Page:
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The holidays don't have to be a battle for the divorced - I

While a divorce can provide a person with a much-needed escape from an otherwise unhappy marriage and enable them to pursue life on their own terms, it is not without its unique set of challenges.

For instance, a divorced spouse must typically deal with everything from acclimating to new living arrangements, adapting to regular spousal maintenance/child support payments, and, perhaps most significantly, adjusting to less time with their children.

As if this wasn't difficult enough, a divorced spouse must also learn to adjust to a new reality concerning the holiday season, a time of the year they have more than likely long associated with spending time with their family.

Fortunately, there are some basic steps that divorced spouses can take to help ensure that the holiday season doesn't become emotionally overwhelming and remains one of the more enjoyable times of the year.

Resist the urge to compete: In the aftermath of your divorce, you may have had to make significant changes to your household finances, including how much you can allocate for presents for your children. While this may be a difficult proposition to accept, it can become even more so if your former spouse elects to spend a substantial sum on holiday gifts for the kids. In these scenarios, experts advise people to resist the urge to compete with their former spouse or confront them about their extravagant spending. Instead, they advise offering support, as your children will always love you no matter how much you give them and will derive untold emotional benefits from a conflict-free holiday season.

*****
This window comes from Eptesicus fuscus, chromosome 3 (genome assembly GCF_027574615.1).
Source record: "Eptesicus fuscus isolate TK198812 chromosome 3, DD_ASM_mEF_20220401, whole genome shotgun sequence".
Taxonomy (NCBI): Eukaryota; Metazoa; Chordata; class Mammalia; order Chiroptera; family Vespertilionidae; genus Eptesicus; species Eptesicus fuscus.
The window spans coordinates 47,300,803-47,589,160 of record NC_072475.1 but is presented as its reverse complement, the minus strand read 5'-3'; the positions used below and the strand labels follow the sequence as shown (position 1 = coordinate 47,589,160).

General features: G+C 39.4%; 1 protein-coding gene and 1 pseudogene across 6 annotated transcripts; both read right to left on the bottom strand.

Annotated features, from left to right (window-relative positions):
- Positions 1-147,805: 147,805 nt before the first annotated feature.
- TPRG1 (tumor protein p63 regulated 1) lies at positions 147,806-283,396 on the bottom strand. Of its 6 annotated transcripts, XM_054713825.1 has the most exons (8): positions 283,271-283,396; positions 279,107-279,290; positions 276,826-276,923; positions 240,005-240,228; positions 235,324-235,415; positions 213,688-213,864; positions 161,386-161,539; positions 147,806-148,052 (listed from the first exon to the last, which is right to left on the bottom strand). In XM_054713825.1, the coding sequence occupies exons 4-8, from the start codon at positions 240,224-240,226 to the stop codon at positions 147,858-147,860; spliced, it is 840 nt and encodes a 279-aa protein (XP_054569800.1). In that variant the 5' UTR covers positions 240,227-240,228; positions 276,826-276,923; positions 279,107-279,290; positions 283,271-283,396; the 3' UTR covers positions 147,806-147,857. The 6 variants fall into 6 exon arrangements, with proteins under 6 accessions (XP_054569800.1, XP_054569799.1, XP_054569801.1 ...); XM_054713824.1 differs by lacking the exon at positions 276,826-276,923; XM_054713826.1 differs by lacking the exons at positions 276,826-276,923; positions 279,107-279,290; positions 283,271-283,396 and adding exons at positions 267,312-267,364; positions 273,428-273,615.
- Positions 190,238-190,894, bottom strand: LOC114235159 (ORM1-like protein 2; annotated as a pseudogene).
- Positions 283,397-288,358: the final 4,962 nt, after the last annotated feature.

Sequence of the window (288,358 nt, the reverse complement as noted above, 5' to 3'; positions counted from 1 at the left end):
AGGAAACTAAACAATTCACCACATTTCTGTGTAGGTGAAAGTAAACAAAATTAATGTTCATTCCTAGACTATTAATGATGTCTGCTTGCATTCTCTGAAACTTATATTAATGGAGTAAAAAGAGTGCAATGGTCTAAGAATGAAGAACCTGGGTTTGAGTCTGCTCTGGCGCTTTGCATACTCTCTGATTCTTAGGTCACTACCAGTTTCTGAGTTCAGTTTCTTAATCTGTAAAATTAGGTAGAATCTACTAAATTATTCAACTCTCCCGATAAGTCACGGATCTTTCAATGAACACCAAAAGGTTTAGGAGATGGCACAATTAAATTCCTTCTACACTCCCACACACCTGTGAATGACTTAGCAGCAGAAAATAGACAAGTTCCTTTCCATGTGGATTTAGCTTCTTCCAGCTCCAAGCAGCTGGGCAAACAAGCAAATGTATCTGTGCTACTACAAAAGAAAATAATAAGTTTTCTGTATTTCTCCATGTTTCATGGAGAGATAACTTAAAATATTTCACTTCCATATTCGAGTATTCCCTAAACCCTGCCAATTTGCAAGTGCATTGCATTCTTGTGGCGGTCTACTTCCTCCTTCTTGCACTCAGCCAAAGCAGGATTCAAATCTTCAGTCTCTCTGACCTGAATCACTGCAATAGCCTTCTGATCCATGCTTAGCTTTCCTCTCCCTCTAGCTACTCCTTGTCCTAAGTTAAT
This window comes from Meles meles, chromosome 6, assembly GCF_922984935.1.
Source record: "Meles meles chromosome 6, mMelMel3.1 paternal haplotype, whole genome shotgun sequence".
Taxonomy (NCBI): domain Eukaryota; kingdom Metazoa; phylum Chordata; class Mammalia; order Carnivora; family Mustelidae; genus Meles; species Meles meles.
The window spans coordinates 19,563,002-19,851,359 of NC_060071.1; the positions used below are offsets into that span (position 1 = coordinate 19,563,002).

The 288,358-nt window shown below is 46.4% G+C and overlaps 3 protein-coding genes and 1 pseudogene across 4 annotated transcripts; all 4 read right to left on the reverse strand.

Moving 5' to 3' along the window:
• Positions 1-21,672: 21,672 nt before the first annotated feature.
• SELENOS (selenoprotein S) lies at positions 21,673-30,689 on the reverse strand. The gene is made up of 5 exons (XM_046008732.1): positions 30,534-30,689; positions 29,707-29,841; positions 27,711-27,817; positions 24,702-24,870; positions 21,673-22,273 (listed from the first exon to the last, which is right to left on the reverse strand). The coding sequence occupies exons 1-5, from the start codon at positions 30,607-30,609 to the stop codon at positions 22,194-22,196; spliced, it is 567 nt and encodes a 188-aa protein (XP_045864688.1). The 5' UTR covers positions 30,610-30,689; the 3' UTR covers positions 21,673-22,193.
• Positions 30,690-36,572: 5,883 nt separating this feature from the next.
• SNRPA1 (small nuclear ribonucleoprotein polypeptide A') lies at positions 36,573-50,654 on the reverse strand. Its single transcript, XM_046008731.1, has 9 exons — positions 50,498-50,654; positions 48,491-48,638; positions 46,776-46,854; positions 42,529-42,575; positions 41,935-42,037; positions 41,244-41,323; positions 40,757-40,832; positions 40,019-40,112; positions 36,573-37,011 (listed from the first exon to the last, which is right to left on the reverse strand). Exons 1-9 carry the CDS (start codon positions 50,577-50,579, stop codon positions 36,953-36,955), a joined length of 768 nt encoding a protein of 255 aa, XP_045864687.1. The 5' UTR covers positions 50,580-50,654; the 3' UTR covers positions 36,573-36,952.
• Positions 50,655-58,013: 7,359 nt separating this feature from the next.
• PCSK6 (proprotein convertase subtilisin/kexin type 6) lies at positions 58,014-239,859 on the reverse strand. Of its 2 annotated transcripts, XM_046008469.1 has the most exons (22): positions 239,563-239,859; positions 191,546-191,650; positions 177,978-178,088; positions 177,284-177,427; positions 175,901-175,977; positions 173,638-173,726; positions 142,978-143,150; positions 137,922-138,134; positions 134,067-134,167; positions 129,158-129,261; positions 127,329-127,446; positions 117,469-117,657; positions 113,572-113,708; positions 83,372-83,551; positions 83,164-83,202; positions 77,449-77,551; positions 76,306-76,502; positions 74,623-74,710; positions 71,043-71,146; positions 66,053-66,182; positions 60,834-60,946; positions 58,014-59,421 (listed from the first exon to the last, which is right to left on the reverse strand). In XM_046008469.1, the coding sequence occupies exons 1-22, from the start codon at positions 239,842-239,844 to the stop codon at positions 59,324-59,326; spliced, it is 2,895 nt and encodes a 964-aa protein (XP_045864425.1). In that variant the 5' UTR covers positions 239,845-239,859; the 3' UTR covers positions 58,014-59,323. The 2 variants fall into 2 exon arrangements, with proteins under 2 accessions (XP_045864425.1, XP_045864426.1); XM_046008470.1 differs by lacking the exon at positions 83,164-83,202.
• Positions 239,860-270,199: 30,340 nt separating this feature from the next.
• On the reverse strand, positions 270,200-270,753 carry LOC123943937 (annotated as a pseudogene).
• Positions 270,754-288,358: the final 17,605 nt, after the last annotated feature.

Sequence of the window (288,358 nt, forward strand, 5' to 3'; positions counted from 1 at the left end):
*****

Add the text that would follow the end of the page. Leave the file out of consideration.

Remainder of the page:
Remember just how far a little bit of nice goes: While it may be difficult to fathom, experts advise divorced spouses to go out of their way to be nice and even forgiving to their former partner over the holiday season. Such a tactic, they argue, will not only make things more enjoyable for kids and but also serve to improve communication such that future conversations are more about compromise than conflict.

Take care of yourself: Whether you were divorced six months or six years ago, the holiday season can prove to be very difficult and even very lonely if you don't take steps to take care of yourself. To that end, experts advise divorced spouses to make plans, whether that includes spending more time with friends, volunteering in the community or embarking on a major project. While these activities may not cure your blues from being away from your children or missing certain aspects of your marriage, it can go a long way toward taking your mind off these difficult topics.

Stay tuned for more tips throughout the holiday season ...

If you would like to learn more about divorce, spousal maintenance, child custody or other family law issues here in Texas, consider speaking with a dedicated and determined legal professional.

Source: The Huffington Post, "10 tips to enjoy the holidays post-divorce," Diane Danois, Nov. 12, 2013

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